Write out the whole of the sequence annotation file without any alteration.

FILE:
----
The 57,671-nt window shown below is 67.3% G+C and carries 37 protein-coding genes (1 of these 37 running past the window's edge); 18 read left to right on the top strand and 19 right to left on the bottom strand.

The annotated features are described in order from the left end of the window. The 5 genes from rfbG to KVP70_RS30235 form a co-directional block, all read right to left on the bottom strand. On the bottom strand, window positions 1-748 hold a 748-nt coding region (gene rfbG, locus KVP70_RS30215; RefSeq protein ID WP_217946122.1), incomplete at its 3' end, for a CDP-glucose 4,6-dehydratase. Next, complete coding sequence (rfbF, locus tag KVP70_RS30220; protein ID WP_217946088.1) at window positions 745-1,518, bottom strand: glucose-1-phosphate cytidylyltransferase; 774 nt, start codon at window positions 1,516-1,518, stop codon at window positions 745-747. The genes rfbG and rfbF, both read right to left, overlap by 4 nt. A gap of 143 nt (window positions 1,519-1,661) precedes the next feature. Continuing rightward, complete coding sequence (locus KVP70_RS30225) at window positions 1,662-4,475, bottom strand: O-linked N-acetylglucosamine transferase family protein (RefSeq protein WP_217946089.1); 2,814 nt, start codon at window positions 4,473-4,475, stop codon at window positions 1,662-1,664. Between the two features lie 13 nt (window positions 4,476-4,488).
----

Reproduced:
The 57,671-nt window shown below is 67.3% G+C and carries 37 protein-coding genes (1 of these 37 running past the window's edge); 18 read left to right on the top strand and 19 right to left on the bottom strand.

The annotated features are described in order from the left end of the window. The 5 genes from rfbG to KVP70_RS30235 form a co-directional block, all read right to left on the bottom strand. On the bottom strand, window positions 1-748 hold a 748-nt coding region (gene rfbG, locus KVP70_RS30215; RefSeq protein ID WP_217946122.1), incomplete at its 3' end, for a CDP-glucose 4,6-dehydratase. Next, complete coding sequence (rfbF, locus tag KVP70_RS30220; protein ID WP_217946088.1) at window positions 745-1,518, bottom strand: glucose-1-phosphate cytidylyltransferase; 774 nt, start codon at window positions 1,516-1,518, stop codon at window positions 745-747. The genes rfbG and rfbF, both read right to left, overlap by 4 nt. A gap of 143 nt (window positions 1,519-1,661) precedes the next feature. Continuing rightward, complete coding sequence (locus KVP70_RS30225) at window positions 1,662-4,475, bottom strand: O-linked N-acetylglucosamine transferase family protein (RefSeq protein WP_217946089.1); 2,814 nt, start codon at window positions 4,473-4,475, stop codon at window positions 1,662-1,664. Between the two features lie 13 nt (window positions 4,476-4,488).